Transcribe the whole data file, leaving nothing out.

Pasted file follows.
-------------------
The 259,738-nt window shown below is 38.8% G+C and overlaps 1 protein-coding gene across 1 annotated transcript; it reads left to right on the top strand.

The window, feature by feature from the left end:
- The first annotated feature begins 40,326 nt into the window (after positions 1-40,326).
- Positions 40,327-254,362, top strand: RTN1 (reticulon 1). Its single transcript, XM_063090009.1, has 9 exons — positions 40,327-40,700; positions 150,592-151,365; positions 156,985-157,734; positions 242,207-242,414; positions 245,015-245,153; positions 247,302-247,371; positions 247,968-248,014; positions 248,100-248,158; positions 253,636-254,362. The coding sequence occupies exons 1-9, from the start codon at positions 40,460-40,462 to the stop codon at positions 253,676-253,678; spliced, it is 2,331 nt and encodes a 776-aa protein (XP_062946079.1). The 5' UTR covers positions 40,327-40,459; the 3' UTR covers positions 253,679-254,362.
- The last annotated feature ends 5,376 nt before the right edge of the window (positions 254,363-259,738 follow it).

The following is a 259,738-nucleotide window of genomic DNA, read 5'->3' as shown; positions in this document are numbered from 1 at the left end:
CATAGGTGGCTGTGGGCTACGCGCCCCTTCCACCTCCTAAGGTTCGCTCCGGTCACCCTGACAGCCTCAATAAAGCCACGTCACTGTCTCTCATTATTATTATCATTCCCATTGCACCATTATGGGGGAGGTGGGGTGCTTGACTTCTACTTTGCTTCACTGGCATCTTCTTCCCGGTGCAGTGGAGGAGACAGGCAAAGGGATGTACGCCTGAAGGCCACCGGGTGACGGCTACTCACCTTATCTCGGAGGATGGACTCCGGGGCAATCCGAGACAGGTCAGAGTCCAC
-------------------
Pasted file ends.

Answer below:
The 259,738-nt window shown below is 38.8% G+C and overlaps 1 protein-coding gene across 1 annotated transcript; it reads left to right on the top strand.

The window, feature by feature from the left end:
- The first annotated feature begins 40,326 nt into the window (after positions 1-40,326).
- Positions 40,327-254,362, top strand: RTN1 (reticulon 1). Its single transcript, XM_063090009.1, has 9 exons — positions 40,327-40,700; positions 150,592-151,365; positions 156,985-157,734; positions 242,207-242,414; positions 245,015-245,153; positions 247,302-247,371; positions 247,968-248,014; positions 248,100-248,158; positions 253,636-254,362. The coding sequence occupies exons 1-9, from the start codon at positions 40,460-40,462 to the stop codon at positions 253,676-253,678; spliced, it is 2,331 nt and encodes a 776-aa protein (XP_062946079.1). The 5' UTR covers positions 40,327-40,459; the 3' UTR covers positions 253,679-254,362.
- The last annotated feature ends 5,376 nt before the right edge of the window (positions 254,363-259,738 follow it).

The following is a 259,738-nucleotide window of genomic DNA, read 5'->3' as shown; positions in this document are numbered from 1 at the left end:
CATAGGTGGCTGTGGGCTACGCGCCCCTTCCACCTCCTAAGGTTCGCTCCGGTCACCCTGACAGCCTCAATAAAGCCACGTCACTGTCTCTCATTATTATTATCATTCCCATTGCACCATTATGGGGGAGGTGGGGTGCTTGACTTCTACTTTGCTTCACTGGCATCTTCTTCCCGGTGCAGTGGAGGAGACAGGCAAAGGGATGTACGCCTGAAGGCCACCGGGTGACGGCTACTCACCTTATCTCGGAGGATGGACTCCGGGGCAATCCGAGACAGGTCAGAGTCCAC